I honestly didn’t expect that it would take me so many weeks to get, let’s say 20% complete on my SMB 3 client port to RISC OS when I started on it at the end of May 2023. I’ve been committing to a branch of my GitHub repo (linked), so if you’re interested, you can see how far I’ve progressed.
The big question is how long it’ll take to complete the remaining 80% of the work. My original hope that I could complete the entire project in 6 to 8 weeks hasn’t panned out, so now the pay rate per hour (the bounty program) has become much less attractive than I’d originally hoped. My original estimates were based on the completely unrealistic plan to write my own implementation of the SMB 2 and 3 protocols to integrate into the current RISC OS SMB client.
Once I realized that Apple had open-sourced an SMB client that I could port, with a whole lot of work designing adaptation layers, and that their code should run efficiently on RISC OS, I now had a feasible plan, but it took me the past several weeks to design and code those adaptation layers. The tricky parts were bridging two slightly different APIs for mbufs (BSD UNIX memory buffers, already used by the RISC OS TCP/IP stack, with a custom implementation of the memory manager), and writing a high-performance asynchronous TCP socket interface.
The most disappointing aspect to me of the RISC OS TCP/IP stack is the poor performance of many clients, including the bundled Web browser, NetSurf. I can only get about 1.5 MB/s download speed on my local LAN. Not good! I finally got around to running Wireshark to see what was actually going on, and the culprit appears to be relating to scheduling and polling, and not the stack itself.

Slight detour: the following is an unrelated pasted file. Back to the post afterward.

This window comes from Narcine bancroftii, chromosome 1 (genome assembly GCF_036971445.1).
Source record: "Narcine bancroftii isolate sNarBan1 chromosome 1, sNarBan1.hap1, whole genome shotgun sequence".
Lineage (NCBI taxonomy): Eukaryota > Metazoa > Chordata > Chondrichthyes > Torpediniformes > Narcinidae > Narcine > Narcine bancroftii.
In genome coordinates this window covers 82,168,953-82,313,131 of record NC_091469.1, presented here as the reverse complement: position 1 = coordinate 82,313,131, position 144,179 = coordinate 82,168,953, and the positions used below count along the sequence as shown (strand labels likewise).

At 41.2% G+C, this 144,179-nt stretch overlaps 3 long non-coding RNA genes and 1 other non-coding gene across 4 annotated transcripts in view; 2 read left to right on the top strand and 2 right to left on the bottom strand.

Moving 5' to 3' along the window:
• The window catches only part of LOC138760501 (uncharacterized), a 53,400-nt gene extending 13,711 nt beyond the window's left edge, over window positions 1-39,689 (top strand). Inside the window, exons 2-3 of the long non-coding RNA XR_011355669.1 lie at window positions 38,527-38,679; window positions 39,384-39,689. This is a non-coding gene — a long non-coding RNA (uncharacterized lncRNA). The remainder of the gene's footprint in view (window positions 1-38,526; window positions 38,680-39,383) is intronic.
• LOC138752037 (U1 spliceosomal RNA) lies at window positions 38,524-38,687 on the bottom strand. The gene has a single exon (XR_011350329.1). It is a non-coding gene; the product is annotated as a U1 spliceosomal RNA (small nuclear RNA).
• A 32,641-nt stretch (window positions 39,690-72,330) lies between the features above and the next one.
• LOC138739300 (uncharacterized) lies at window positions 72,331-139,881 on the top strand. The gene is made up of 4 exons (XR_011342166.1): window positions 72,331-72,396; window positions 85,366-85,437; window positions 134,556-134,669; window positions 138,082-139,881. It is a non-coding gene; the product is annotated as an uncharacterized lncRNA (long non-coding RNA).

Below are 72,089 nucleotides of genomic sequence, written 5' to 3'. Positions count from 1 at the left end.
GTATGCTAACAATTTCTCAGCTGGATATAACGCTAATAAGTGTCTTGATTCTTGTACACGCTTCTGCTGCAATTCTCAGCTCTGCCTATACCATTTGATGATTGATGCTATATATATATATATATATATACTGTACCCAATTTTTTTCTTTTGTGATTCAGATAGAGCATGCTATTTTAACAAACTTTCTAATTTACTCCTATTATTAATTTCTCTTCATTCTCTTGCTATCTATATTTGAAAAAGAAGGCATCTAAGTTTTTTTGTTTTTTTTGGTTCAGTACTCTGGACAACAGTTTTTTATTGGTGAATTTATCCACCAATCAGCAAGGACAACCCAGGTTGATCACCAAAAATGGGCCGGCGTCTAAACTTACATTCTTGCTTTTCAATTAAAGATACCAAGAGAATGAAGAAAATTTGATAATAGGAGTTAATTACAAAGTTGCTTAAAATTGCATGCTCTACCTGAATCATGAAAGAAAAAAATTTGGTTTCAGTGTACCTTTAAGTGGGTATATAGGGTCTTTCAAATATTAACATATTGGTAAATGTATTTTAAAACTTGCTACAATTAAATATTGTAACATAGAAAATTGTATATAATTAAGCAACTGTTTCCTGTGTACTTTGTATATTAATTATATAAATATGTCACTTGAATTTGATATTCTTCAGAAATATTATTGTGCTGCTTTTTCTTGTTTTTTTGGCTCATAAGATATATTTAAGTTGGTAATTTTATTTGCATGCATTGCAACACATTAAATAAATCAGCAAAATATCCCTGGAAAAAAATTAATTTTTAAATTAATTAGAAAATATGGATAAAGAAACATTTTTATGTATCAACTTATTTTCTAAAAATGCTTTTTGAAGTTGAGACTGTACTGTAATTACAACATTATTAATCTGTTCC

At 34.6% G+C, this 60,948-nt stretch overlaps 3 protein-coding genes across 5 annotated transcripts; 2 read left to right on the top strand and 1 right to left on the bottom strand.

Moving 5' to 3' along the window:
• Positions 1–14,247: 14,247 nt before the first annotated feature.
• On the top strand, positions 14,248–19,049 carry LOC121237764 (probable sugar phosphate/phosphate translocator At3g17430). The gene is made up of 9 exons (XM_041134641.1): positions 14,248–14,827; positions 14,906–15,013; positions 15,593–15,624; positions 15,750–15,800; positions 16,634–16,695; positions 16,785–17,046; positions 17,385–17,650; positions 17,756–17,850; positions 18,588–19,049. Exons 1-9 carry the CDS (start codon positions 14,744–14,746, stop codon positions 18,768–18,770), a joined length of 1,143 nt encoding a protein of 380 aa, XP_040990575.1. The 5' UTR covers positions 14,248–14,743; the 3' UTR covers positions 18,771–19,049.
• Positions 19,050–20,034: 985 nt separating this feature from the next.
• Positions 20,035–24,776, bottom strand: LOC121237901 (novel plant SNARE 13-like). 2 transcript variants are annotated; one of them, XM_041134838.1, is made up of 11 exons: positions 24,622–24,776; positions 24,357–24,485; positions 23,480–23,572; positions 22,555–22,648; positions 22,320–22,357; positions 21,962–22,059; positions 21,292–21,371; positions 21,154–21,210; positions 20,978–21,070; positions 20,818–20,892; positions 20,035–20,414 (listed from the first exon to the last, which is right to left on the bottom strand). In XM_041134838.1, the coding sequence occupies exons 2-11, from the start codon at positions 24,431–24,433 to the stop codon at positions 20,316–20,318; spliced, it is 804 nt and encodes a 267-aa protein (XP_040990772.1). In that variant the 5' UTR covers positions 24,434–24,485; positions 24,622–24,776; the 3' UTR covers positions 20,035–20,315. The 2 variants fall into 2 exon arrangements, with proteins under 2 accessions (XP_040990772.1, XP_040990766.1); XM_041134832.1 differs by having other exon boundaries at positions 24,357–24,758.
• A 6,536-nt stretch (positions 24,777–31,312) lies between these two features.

The RISC OS Web browser can’t read the stream of incoming data fast enough for the TCP/IP stack to send ACKs back, so the Web server pauses with “TCP window full” for almost exactly 1/100th of a second (the RISC OS tick rate), then the client gets scheduled and reads whatever’s in the TCP receive buffer, which is less than 64KB, then it goes to sleep for another clock tick and the download pauses for another 0.01 seconds. Wash, rinse, repeat.
Thankfully, this dynamic shouldn’t be an issue for my project because my code catches the Internet_Event that the RISC OS stack can send (if you request it) to notify you when there’s data available to read (or to write, if the TCP send buffer had filled up), or if the remote end closed the connection. But I also have to use the “RTSupport” routines to create realtime threads to handle those events at a higher priority than the RISC OS foreground app. I can see now why there’s a popular URL_Fetcher module.